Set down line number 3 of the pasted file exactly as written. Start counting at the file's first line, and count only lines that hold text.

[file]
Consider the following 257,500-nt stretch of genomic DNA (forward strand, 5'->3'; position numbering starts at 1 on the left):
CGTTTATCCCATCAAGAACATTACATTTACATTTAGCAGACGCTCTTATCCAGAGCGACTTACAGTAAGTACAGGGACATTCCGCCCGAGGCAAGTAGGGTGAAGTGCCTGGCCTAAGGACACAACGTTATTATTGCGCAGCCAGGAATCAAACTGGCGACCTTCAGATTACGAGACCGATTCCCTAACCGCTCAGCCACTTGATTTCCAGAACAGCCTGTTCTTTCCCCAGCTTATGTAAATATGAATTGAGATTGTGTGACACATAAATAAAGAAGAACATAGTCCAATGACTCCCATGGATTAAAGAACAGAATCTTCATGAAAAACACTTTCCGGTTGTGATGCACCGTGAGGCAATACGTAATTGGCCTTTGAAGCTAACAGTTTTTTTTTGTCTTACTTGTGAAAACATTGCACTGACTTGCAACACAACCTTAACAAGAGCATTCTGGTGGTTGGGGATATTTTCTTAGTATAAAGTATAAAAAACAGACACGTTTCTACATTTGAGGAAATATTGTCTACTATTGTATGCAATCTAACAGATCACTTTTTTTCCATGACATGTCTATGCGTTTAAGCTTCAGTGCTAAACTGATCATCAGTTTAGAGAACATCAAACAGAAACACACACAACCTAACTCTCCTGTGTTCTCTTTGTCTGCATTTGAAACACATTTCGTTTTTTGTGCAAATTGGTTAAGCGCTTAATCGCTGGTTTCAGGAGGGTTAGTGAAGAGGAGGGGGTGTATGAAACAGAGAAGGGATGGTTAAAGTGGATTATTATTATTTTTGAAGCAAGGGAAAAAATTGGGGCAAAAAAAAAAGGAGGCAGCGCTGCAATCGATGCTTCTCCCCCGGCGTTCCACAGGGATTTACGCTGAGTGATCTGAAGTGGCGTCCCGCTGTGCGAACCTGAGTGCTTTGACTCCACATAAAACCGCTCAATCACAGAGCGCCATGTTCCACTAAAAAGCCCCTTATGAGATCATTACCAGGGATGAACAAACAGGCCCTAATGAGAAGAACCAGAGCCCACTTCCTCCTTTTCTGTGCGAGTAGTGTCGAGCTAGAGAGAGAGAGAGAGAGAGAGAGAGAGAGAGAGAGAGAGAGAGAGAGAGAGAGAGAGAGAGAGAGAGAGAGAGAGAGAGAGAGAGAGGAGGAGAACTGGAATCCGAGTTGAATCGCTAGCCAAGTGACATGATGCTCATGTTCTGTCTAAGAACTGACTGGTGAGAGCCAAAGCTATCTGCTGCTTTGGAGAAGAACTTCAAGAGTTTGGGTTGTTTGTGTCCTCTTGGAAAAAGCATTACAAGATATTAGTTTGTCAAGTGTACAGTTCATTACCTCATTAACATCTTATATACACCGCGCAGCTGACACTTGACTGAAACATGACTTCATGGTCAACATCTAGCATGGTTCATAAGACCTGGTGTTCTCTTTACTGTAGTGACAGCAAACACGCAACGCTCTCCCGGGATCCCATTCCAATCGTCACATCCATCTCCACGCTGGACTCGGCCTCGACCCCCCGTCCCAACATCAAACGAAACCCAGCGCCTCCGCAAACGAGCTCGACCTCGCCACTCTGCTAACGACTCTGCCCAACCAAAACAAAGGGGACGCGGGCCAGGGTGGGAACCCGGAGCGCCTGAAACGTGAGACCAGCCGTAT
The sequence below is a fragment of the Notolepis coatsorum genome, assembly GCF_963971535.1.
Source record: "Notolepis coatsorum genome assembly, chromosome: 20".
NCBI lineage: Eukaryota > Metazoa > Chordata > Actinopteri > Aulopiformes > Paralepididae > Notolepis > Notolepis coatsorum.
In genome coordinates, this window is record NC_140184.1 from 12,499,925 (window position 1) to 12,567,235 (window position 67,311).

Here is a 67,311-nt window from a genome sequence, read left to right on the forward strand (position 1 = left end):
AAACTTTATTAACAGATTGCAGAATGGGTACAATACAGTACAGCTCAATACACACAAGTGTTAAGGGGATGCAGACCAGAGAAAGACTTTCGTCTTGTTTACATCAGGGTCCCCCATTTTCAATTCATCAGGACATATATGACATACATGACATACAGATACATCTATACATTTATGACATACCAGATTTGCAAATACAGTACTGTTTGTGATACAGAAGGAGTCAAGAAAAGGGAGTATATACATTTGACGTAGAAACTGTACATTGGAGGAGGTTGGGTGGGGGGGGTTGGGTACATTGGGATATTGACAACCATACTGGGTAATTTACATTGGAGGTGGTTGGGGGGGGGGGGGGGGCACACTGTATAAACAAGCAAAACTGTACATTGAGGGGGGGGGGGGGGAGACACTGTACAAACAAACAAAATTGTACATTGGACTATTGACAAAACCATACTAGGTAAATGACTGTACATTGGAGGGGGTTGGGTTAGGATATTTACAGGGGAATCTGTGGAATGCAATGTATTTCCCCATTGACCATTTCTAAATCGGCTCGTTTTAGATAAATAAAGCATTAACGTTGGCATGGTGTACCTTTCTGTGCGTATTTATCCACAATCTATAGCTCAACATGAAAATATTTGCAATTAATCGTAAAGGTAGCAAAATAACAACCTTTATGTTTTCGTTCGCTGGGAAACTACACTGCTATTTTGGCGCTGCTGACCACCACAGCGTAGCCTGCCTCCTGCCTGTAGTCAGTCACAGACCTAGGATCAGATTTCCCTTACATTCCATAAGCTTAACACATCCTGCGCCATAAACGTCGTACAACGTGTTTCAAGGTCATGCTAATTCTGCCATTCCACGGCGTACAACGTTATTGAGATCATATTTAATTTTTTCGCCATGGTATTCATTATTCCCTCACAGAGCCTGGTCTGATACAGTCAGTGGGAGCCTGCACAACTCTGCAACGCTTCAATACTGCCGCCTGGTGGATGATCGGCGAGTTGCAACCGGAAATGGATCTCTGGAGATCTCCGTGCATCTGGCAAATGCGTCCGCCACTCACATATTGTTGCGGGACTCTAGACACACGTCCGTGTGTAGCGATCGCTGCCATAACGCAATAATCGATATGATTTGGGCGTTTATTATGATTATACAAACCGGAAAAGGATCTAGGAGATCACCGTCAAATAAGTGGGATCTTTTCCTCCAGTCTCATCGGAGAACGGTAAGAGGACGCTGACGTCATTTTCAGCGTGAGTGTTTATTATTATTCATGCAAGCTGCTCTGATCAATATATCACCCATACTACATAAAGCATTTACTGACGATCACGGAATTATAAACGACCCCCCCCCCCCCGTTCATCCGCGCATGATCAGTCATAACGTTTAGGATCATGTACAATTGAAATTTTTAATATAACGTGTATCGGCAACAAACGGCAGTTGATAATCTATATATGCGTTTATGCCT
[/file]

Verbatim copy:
The sequence below is a fragment of the Notolepis coatsorum genome, assembly GCF_963971535.1.